Friday, 20 November 2015

1750 Riding Habit - Waugh Diagram XXXI

Pattern: Norah Waugh diagram XXXI, "Riding Coat 1750-70. Victoria & Albert Museum."
Fabric: Wool, medium coat weight. Color best described as a heather lavender? Lavender shot through with gray.
Black cotton poplin for petticoat.
White heavy weight linen for lining.
Black cotton crochet thread for Dorset buttons.
Available on Etsy HERE
Available on ebay HERE
Alterations: I added mariner's cuffs, which are not part of the Waugh pattern but are part of one of the suspected extant coats (see below)
I also brought up the waist by eliminating the "dropped waist" angle that lets it curve out over the hips a bit before reaching the horizontal seam. I'll tell you why I did that further down.

Measurements: *unaltered from pattern. As is.
Chest: 39"
Waist: 32"
Hip: Free
Back width (arm socket to arm socket, across shoulder blades): 13"
Torso (bottom of armhole to natural waist): 9.5"
Upper sleeve circumference: 15"
Petticoat hem: 40" at center front and back.
18th century stays often had the effect of increasing the wearer's final waist size rather than reducing it, depending on the style(and especially if the stays had an inflexible busk at the front). A flat barrel or V below the bustline were the desired shapes, not the hourglass of the 19th century. =)

Construction Note: I did all the topstitching/visible stitching by hand. The coat has edge stitching on almost the entire garment, minus the collar, which I also did by hand. The buttonholes are hand worked and the buttons are handmade. I only used machine stitching where it would never be visible during wear.

~The Confusion Over the Museum Garment~
     As I always do when I use a pattern derived from an extant piece, I tried to find images and information on the actual garment. Most of the patterns in the Waugh book feature inventory numbers on the items (not always useful, as some of the museums have altered their cataloging methods over the years, or sold off the pieces). This riding habit, however, has no inventory number. When I tried to find the coat in the Victoria & Albert digital archives, I was unable to find anything that actually matched the pattern. I did, however, find two jackets that, when combined, have all the features of the Waugh pattern.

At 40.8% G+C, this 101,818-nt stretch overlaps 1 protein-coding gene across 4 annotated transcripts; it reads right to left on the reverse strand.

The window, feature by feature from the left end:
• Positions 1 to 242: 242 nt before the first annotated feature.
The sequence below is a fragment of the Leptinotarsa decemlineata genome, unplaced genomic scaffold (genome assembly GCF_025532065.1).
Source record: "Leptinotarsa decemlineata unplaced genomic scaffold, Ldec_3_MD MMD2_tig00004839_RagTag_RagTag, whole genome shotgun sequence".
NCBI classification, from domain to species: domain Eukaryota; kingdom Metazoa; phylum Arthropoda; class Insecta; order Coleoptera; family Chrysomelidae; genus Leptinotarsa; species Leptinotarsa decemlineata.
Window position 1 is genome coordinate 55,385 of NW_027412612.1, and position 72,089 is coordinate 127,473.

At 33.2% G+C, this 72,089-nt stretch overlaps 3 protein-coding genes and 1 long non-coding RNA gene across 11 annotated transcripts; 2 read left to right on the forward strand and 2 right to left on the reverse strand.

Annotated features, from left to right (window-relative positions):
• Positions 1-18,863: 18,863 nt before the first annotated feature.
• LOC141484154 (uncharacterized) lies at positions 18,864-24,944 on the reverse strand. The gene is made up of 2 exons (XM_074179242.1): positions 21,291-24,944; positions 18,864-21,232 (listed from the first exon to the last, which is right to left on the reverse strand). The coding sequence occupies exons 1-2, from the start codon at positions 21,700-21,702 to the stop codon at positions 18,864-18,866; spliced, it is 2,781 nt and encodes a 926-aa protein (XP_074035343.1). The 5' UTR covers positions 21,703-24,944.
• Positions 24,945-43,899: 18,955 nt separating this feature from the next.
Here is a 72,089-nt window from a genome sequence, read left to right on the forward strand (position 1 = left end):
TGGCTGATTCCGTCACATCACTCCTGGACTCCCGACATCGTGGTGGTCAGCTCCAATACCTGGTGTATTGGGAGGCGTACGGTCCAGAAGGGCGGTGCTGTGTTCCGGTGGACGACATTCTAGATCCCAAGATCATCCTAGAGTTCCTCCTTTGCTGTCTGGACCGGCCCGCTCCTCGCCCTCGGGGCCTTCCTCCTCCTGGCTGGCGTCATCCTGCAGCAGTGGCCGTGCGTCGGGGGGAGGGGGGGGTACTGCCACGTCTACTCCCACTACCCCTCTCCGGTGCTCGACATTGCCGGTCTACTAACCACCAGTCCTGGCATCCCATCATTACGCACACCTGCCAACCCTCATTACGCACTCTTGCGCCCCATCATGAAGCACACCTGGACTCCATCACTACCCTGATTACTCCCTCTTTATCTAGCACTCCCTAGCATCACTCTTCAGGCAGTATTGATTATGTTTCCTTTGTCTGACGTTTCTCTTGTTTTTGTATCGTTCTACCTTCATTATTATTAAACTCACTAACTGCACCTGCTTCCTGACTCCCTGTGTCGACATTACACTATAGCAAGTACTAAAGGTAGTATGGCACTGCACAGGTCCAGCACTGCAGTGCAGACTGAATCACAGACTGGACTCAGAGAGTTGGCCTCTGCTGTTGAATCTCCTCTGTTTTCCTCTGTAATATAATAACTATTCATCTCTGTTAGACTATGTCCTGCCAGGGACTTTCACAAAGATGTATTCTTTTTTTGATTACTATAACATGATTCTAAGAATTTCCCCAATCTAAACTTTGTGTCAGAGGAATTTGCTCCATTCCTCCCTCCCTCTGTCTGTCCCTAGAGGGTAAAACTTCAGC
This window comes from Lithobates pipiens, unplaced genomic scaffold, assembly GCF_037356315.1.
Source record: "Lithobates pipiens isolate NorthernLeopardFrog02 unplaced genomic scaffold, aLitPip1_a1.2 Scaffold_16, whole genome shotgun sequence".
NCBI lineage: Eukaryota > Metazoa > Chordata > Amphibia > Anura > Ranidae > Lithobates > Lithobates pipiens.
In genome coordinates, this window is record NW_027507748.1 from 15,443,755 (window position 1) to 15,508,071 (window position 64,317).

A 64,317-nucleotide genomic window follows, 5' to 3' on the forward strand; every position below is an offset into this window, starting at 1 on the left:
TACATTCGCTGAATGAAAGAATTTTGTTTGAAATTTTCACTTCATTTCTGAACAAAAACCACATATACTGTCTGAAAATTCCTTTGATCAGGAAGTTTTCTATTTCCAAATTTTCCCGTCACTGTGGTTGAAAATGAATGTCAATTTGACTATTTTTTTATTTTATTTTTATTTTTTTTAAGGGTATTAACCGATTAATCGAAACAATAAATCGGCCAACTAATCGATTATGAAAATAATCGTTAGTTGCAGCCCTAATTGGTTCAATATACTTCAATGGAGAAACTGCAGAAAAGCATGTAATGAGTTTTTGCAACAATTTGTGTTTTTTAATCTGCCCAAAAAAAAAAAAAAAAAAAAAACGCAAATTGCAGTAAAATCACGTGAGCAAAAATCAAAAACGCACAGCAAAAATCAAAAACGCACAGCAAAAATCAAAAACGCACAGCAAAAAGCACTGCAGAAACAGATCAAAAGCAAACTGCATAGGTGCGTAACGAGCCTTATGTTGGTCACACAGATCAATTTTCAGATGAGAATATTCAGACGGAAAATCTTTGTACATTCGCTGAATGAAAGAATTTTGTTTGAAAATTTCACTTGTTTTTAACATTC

*See V&A info. on blue coat HERE................................................................on brown coat, HERE
So, long story short, I think the pattern in the Waugh book is actually a combination of features from two different coats. The Waugh description has it as a "brown camlet", but the camlet coat in the V&A archive is blue, and the brown one is linen. The Waugh pattern shows a very short standing collar, but the two riding habits in the V&A have no collar and a very tall collar, respectively. One has the right cuffs, but the wrong pockets. The other has the pockets and totally different cuffs, and so on and so on. This might explain the absence of an inventory number, since this pattern doesn't really exist as a single garment. (I'm sure all of this is already known in corners of the costuming world, but it's news to me, LOL).

~The Cursed Dropped Waist~

The Waugh pattern has a torso that is cut with a dropped waist, meaning the bodice extends further down that the natural waist and begins in an outward curve over the hips for about 3 inches. I don't like it. I made up the bodice as was, even attached the skirt panels, and when it was all placed on the form it looked terrible. The dropped waist had the effect of elongating the torso and making the legs look short and stumpy. This style works if the skirt is going to go all the way down (a la 1840s wasp waist), but not with a coat like this. Not flatting to practically any figure. Plus, that shaping interfered with the placement of any foundation garment (hoops, bum roll, pads, etc.).